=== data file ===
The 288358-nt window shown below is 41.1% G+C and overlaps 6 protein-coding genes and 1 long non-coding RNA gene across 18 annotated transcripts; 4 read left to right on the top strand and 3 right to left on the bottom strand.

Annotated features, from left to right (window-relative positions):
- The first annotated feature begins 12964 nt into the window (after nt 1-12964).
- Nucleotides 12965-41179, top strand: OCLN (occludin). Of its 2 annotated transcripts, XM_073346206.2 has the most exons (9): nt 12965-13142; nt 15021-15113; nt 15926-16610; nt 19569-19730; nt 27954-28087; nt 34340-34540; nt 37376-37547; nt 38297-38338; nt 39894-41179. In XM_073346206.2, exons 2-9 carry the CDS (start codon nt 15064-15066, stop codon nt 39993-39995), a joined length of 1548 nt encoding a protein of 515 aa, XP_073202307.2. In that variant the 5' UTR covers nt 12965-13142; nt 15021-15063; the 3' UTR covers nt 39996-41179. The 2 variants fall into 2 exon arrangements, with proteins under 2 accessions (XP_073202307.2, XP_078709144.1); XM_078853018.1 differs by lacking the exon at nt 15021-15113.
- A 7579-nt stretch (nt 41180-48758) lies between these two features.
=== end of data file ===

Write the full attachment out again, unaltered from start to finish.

The 288358-nt window shown below is 41.1% G+C and overlaps 6 protein-coding genes and 1 long non-coding RNA gene across 18 annotated transcripts; 4 read left to right on the top strand and 3 right to left on the bottom strand.

Annotated features, from left to right (window-relative positions):
- The first annotated feature begins 12964 nt into the window (after nt 1-12964).
- Nucleotides 12965-41179, top strand: OCLN (occludin). Of its 2 annotated transcripts, XM_073346206.2 has the most exons (9): nt 12965-13142; nt 15021-15113; nt 15926-16610; nt 19569-19730; nt 27954-28087; nt 34340-34540; nt 37376-37547; nt 38297-38338; nt 39894-41179. In XM_073346206.2, exons 2-9 carry the CDS (start codon nt 15064-15066, stop codon nt 39993-39995), a joined length of 1548 nt encoding a protein of 515 aa, XP_073202307.2. In that variant the 5' UTR covers nt 12965-13142; nt 15021-15063; the 3' UTR covers nt 39996-41179. The 2 variants fall into 2 exon arrangements, with proteins under 2 accessions (XP_073202307.2, XP_078709144.1); XM_078853018.1 differs by lacking the exon at nt 15021-15113.
- A 7579-nt stretch (nt 41180-48758) lies between these two features.